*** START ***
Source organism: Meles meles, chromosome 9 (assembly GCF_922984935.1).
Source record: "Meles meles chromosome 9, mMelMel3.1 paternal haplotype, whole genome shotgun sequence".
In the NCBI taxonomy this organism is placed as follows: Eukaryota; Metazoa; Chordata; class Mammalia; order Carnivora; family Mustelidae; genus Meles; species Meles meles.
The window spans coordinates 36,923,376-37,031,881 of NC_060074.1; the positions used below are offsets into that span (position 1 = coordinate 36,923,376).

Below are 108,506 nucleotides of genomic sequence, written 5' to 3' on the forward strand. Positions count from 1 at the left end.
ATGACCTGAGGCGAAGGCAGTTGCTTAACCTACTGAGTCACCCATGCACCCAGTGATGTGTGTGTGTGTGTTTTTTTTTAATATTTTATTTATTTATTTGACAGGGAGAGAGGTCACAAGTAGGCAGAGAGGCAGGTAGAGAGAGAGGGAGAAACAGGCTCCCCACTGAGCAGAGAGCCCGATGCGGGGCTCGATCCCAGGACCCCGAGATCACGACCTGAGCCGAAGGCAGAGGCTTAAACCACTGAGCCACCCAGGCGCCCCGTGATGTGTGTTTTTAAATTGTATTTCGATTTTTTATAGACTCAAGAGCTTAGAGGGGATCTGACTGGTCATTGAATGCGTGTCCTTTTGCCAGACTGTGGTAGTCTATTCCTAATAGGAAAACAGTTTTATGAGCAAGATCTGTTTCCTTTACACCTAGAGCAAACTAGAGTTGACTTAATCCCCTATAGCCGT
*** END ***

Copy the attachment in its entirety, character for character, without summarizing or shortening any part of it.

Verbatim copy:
Source organism: Meles meles, chromosome 9 (assembly GCF_922984935.1).
Source record: "Meles meles chromosome 9, mMelMel3.1 paternal haplotype, whole genome shotgun sequence".
In the NCBI taxonomy this organism is placed as follows: Eukaryota; Metazoa; Chordata; class Mammalia; order Carnivora; family Mustelidae; genus Meles; species Meles meles.
The window spans coordinates 36,923,376-37,031,881 of NC_060074.1; the positions used below are offsets into that span (position 1 = coordinate 36,923,376).

Below are 108,506 nucleotides of genomic sequence, written 5' to 3' on the forward strand. Positions count from 1 at the left end.
ATGACCTGAGGCGAAGGCAGTTGCTTAACCTACTGAGTCACCCATGCACCCAGTGATGTGTGTGTGTGTGTTTTTTTTTAATATTTTATTTATTTATTTGACAGGGAGAGAGGTCACAAGTAGGCAGAGAGGCAGGTAGAGAGAGAGGGAGAAACAGGCTCCCCACTGAGCAGAGAGCCCGATGCGGGGCTCGATCCCAGGACCCCGAGATCACGACCTGAGCCGAAGGCAGAGGCTTAAACCACTGAGCCACCCAGGCGCCCCGTGATGTGTGTTTTTAAATTGTATTTCGATTTTTTATAGACTCAAGAGCTTAGAGGGGATCTGACTGGTCATTGAATGCGTGTCCTTTTGCCAGACTGTGGTAGTCTATTCCTAATAGGAAAACAGTTTTATGAGCAAGATCTGTTTCCTTTACACCTAGAGCAAACTAGAGTTGACTTAATCCCCTATAGCCGT